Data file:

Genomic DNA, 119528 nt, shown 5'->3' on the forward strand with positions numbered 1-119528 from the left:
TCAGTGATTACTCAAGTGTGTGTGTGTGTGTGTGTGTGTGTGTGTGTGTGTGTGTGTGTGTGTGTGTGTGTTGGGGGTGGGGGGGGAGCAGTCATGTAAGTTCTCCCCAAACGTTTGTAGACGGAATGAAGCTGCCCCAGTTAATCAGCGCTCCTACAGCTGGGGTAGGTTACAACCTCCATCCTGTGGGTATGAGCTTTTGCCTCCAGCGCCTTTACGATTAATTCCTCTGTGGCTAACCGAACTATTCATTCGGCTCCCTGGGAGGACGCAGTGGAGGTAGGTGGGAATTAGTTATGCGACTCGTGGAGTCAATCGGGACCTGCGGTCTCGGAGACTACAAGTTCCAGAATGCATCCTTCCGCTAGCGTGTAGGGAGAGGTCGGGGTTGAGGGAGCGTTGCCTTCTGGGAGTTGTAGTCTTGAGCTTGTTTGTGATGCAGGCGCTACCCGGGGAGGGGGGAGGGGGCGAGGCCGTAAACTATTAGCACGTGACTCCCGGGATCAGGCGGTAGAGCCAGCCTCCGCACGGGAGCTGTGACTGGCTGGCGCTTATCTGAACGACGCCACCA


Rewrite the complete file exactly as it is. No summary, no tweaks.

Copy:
Genomic DNA, 119528 nt, shown 5'->3' on the forward strand with positions numbered 1-119528 from the left:
TCAGTGATTACTCAAGTGTGTGTGTGTGTGTGTGTGTGTGTGTGTGTGTGTGTGTGTGTGTGTGTGTGTGTTGGGGGTGGGGGGGGAGCAGTCATGTAAGTTCTCCCCAAACGTTTGTAGACGGAATGAAGCTGCCCCAGTTAATCAGCGCTCCTACAGCTGGGGTAGGTTACAACCTCCATCCTGTGGGTATGAGCTTTTGCCTCCAGCGCCTTTACGATTAATTCCTCTGTGGCTAACCGAACTATTCATTCGGCTCCCTGGGAGGACGCAGTGGAGGTAGGTGGGAATTAGTTATGCGACTCGTGGAGTCAATCGGGACCTGCGGTCTCGGAGACTACAAGTTCCAGAATGCATCCTTCCGCTAGCGTGTAGGGAGAGGTCGGGGTTGAGGGAGCGTTGCCTTCTGGGAGTTGTAGTCTTGAGCTTGTTTGTGATGCAGGCGCTACCCGGGGAGGGGGGAGGGGGCGAGGCCGTAAACTATTAGCACGTGACTCCCGGGATCAGGCGGTAGAGCCAGCCTCCGCACGGGAGCTGTGACTGGCTGGCGCTTATCTGAACGACGCCACCA